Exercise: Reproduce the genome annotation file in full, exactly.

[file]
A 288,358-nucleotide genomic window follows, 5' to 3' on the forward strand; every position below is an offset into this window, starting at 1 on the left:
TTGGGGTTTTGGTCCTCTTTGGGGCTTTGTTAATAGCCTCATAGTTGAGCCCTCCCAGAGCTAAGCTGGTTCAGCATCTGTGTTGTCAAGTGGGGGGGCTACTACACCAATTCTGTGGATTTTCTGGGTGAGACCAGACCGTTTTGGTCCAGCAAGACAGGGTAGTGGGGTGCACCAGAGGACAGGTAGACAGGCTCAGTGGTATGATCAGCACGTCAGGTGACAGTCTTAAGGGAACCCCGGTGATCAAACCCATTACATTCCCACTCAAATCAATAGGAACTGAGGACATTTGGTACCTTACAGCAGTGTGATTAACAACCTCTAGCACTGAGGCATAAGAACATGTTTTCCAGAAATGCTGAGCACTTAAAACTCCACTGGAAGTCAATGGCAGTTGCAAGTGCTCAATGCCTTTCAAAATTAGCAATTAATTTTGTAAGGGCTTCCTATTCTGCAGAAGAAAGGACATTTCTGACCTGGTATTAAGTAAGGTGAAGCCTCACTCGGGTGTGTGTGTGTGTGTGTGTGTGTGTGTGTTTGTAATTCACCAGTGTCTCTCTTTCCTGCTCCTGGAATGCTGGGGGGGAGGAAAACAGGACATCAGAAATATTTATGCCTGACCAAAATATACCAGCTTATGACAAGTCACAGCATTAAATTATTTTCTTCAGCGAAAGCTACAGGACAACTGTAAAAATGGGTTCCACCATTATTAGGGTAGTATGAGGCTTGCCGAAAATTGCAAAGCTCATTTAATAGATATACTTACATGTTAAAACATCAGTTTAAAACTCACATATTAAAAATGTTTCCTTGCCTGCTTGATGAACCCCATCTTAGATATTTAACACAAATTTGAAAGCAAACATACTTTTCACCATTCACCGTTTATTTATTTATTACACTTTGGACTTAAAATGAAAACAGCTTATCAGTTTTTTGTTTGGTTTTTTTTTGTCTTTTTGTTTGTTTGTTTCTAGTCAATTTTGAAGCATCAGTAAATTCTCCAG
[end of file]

A 288,358-nucleotide genomic window follows, 5' to 3' on the forward strand; every position below is an offset into this window, starting at 1 on the left:
TTGGGGTTTTGGTCCTCTTTGGGGCTTTGTTAATAGCCTCATAGTTGAGCCCTCCCAGAGCTAAGCTGGTTCAGCATCTGTGTTGTCAAGTGGGGGGGCTACTACACCAATTCTGTGGATTTTCTGGGTGAGACCAGACCGTTTTGGTCCAGCAAGACAGGGTAGTGGGGTGCACCAGAGGACAGGTAGACAGGCTCAGTGGTATGATCAGCACGTCAGGTGACAGTCTTAAGGGAACCCCGGTGATCAAACCCATTACATTCCCACTCAAATCAATAGGAACTGAGGACATTTGGTACCTTACAGCAGTGTGATTAACAACCTCTAGCACTGAGGCATAAGAACATGTTTTCCAGAAATGCTGAGCACTTAAAACTCCACTGGAAGTCAATGGCAGTTGCAAGTGCTCAATGCCTTTCAAAATTAGCAATTAATTTTGTAAGGGCTTCCTATTCTGCAGAAGAAAGGACATTTCTGACCTGGTATTAAGTAAGGTGAAGCCTCACTCGGGTGTGTGTGTGTGTGTGTGTGTGTGTGTGTTTGTAATTCACCAGTGTCTCTCTTTCCTGCTCCTGGAATGCTGGGGGGGAGGAAAACAGGACATCAGAAATATTTATGCCTGACCAAAATATACCAGCTTATGACAAGTCACAGCATTAAATTATTTTCTTCAGCGAAAGCTACAGGACAACTGTAAAAATGGGTTCCACCATTATTAGGGTAGTATGAGGCTTGCCGAAAATTGCAAAGCTCATTTAATAGATATACTTACATGTTAAAACATCAGTTTAAAACTCACATATTAAAAATGTTTCCTTGCCTGCTTGATGAACCCCATCTTAGATATTTAACACAAATTTGAAAGCAAACATACTTTTCACCATTCACCGTTTATTTATTTATTACACTTTGGACTTAAAATGAAAACAGCTTATCAGTTTTTTGTTTGGTTTTTTTTTGTCTTTTTGTTTGTTTGTTTCTAGTCAATTTTGAAGCATCAGTAAATTCTCCAG